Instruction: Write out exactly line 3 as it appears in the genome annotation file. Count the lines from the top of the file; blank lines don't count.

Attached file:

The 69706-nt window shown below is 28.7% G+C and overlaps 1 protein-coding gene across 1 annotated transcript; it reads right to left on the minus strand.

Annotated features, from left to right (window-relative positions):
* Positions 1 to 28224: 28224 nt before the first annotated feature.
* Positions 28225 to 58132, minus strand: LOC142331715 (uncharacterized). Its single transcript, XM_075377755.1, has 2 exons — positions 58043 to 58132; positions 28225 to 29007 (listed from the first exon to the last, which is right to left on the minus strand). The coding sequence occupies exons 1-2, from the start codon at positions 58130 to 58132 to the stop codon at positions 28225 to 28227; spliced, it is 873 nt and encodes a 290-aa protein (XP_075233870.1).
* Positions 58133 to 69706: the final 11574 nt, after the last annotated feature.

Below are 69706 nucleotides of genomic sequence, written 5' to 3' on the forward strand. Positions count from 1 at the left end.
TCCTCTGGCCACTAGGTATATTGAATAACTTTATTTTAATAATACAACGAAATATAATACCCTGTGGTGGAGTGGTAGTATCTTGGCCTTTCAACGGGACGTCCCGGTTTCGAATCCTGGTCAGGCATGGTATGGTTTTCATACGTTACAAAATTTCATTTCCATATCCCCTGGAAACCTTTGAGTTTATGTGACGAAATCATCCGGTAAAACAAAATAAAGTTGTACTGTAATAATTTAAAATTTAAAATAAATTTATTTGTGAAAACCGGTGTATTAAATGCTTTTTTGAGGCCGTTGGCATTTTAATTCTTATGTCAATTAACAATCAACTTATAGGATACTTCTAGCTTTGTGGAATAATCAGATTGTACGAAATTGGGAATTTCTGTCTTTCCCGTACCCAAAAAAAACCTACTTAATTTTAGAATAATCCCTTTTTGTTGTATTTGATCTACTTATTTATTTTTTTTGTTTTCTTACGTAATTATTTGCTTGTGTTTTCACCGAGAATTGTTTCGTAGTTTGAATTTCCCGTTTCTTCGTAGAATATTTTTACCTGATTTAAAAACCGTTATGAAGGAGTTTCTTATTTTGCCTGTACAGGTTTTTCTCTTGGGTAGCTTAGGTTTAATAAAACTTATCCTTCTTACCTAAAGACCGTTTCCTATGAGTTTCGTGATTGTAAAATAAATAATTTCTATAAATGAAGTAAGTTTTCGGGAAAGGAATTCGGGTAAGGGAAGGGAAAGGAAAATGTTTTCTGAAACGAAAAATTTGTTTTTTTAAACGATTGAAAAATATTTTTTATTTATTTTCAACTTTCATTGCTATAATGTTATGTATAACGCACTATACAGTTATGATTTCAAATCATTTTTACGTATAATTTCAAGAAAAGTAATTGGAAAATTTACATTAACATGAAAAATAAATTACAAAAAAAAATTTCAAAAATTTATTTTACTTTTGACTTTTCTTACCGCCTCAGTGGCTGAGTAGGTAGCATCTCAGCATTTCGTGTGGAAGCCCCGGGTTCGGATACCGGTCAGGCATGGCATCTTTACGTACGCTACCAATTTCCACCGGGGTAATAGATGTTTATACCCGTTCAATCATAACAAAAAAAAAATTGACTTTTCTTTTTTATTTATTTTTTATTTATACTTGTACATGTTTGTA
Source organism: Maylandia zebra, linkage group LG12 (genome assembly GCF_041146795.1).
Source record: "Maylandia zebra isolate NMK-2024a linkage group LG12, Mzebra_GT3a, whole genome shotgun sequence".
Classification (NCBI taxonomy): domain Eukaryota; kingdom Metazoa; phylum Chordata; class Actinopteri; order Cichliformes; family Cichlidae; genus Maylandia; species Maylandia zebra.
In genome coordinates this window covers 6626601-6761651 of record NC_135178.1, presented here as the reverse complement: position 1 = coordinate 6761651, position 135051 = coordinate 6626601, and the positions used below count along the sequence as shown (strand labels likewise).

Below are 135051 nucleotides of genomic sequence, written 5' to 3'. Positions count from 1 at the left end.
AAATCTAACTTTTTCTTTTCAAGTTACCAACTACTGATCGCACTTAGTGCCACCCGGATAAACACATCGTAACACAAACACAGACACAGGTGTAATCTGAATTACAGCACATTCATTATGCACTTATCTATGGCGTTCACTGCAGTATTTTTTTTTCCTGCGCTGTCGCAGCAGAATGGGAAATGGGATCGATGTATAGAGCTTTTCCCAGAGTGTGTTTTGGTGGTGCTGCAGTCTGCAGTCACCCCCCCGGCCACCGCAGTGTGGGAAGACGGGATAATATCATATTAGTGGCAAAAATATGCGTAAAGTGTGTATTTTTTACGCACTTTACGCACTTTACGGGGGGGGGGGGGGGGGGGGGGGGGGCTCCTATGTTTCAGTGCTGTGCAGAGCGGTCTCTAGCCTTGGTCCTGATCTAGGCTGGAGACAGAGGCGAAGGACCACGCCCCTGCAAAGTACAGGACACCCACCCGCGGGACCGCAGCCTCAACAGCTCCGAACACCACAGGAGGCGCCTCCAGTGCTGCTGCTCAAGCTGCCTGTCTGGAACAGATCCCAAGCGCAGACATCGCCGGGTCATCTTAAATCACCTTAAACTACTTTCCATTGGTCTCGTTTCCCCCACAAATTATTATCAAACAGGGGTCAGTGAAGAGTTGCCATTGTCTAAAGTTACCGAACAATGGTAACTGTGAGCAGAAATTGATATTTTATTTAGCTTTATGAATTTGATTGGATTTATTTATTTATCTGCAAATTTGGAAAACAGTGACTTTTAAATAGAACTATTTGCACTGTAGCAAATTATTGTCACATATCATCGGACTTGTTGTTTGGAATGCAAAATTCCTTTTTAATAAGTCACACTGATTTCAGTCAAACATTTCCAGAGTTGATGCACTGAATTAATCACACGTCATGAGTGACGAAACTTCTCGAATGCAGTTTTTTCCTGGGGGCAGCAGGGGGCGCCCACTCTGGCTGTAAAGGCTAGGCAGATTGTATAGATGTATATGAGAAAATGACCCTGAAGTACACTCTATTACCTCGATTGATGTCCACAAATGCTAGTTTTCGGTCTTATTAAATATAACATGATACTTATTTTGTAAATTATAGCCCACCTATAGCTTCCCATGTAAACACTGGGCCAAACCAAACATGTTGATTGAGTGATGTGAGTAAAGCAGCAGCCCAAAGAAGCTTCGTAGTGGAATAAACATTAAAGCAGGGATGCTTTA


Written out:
* Positions 1 to 28224: 28224 nt before the first annotated feature.